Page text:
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Macular Dystrophy and Cone-Rod Dystrophy Caused by Mutations in the RP1 Gene: Extending the RP1 Disease Spectrum.

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posted on 2019-06-14, 15:43 authored by SK Verbakel, RAC van Huet, AI den Hollander, MJ Geerlings, E Kersten, BJ Klevering, CCW Klaver, AS Plomp, NL Wesseling, AAB Bergen, K Nikopoulos, C Rivolta, Y Ikeda, K-H Sonoda, Y Wada, CJF Boon, T Nakazawa, CB Hoyng, KM Nishiguchi
Purpose: To describe the clinical and genetic spectrum of RP1-associated retinal dystrophies. Methods: In this multicenter case series, we included 22 patients with RP1-associated retinal dystrophies from 19 families from The Netherlands and Japan. Data on clinical characteristics, visual acuity, visual field, ERG, and retinal imaging were extracted from medical records over a mean follow-up of 8.1 years. Results: Eleven patients were diagnosed with autosomal recessive macular dystrophy (arMD) or autosomal recessive cone-rod dystrophy (arCRD), five with autosomal recessive retinitis pigmentosa (arRP), and six with autosomal dominant RP (adRP). The mean age of onset was 40.3 years (range 14-56) in the patients with arMD/arCRD, 26.2 years (range 18-40) in adRP, and 8.8 years (range 5-12) in arRP patients. All patients with arMD/arCRD carried either the hypomorphic p.Arg1933* variant positioned close to the C-terminus (8 of 11 patients) or a missense variant in exon 2 (3 of 11 patients), compound heterozygous with a likely deleterious frameshift or nonsense mutation, or the p.Gln1916* variant. In contrast, all mutations identified in adRP and arRP patients were frameshift and/or nonsense variants located far from the C-terminus. Conclusions: Mutations in the RP1 gene are associated with a broad spectrum of progressive retinal dystrophies. In addition to adRP and arRP, our study provides further evidence that arCRD and arMD are RP1-associated phenotypes as well. The macular involvement in patients with the hypomorphic RP1 variant suggests that macular function may remain compromised if expression levels of RP1 do not reach adequate levels after gene augmentation therapy.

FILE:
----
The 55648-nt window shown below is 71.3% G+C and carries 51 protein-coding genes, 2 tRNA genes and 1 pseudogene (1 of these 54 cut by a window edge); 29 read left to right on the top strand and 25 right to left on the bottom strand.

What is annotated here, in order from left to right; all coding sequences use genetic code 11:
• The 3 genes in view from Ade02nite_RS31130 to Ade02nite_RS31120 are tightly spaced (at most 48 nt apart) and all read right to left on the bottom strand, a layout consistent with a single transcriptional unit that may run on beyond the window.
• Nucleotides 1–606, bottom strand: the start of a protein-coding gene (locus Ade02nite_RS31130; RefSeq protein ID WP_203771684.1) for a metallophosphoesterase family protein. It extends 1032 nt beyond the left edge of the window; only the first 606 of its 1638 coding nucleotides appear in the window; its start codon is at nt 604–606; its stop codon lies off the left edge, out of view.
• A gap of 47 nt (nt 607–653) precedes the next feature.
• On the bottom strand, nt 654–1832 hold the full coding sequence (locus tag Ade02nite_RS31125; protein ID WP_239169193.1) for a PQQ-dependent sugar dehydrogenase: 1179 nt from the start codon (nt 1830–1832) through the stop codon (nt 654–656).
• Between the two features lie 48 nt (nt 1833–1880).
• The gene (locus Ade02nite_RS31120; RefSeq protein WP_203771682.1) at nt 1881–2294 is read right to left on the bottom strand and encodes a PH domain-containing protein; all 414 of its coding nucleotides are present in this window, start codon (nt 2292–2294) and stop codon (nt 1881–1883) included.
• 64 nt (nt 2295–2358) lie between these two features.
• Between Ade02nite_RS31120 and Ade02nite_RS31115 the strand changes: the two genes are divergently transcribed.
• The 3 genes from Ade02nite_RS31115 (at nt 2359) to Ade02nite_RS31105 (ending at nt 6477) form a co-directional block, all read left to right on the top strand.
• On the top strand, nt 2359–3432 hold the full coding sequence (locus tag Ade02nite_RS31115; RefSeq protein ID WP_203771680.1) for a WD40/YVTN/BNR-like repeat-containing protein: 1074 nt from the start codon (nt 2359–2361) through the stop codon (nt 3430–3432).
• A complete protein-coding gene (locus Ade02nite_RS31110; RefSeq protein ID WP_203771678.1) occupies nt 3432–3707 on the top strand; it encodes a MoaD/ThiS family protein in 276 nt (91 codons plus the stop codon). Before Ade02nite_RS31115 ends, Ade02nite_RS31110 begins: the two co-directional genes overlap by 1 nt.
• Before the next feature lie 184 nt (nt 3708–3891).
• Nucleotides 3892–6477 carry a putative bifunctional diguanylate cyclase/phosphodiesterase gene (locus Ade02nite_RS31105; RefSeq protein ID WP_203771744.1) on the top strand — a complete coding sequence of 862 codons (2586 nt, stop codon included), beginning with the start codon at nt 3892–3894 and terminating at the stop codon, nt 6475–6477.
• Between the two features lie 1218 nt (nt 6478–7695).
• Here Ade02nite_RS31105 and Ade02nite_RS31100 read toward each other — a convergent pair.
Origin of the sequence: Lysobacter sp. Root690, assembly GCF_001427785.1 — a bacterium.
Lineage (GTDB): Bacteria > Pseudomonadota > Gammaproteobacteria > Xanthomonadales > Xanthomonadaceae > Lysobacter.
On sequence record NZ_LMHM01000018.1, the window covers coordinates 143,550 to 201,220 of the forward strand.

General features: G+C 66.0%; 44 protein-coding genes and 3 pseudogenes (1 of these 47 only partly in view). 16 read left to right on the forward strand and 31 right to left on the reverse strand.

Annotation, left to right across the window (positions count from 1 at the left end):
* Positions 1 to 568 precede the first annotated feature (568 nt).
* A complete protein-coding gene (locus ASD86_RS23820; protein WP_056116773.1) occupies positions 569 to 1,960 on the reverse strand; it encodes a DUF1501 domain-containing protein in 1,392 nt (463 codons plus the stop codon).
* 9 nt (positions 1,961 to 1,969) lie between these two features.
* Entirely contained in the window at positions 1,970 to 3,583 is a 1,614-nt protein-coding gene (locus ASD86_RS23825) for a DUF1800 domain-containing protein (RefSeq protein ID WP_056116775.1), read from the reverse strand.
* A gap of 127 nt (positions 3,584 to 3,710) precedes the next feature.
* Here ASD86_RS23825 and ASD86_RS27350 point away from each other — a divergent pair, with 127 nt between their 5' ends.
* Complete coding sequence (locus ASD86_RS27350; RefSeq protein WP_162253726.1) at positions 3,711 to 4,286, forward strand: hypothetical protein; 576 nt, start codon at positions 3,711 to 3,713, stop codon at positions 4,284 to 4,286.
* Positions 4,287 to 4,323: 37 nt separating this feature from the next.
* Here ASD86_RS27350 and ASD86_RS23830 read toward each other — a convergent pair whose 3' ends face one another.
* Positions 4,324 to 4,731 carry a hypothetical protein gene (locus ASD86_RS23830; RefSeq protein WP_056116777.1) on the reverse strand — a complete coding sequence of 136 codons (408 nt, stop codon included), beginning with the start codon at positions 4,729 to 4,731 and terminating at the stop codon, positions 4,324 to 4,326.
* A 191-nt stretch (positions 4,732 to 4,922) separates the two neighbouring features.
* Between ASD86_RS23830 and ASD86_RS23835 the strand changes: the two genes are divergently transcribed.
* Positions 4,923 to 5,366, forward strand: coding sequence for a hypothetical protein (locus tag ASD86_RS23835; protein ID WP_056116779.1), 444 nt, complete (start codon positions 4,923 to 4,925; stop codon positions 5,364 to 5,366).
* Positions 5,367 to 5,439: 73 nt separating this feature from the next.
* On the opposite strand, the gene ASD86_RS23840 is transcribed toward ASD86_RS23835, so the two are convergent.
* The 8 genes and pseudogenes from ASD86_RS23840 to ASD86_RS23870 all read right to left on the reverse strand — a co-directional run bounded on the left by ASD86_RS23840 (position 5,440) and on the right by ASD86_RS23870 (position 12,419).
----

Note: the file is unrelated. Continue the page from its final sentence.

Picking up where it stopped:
Funding

Supported by the Japan Agency for Medical Research and Development (TN, JP17lk1403004;KMN 17ek0109213h0002). The research leading to these results has received funding from the European Research Council under the European Union's Seventh Framework Programme (FP/2007–2013)/ERC Grant Agreement n. 310644 (MACULA), the European Union's Horizon 2020 research and innovation program under Grant Agreement no. 634479 (EYE-RISK), the Maculafonds No. MF-2018–58_FZ, and The Swiss National Science Foundation (Grant No. 176097). The funding organizations had no role in the design or conduct of this research.

History

Citation

Investigative Ophthalmology & Visual Science, 2019, 60 (4), pp. 1192-1203

Author affiliation

/Organisation/COLLEGE OF LIFE SCIENCES/Biological Sciences/Genetics and Genome Biology

Version

  • VoR (Version of Record)

Published in

Investigative Ophthalmology & Visual Science

Publisher

Association for Research in Vision and Ophthalmology (ARVO)

eissn

1552-5783

Acceptance date

2019-02-04

Copyright date

2019

Available date

2019-06-14

Publisher version

https://iovs.arvojournals.org/article.aspx?articleid=2729571

Language

en

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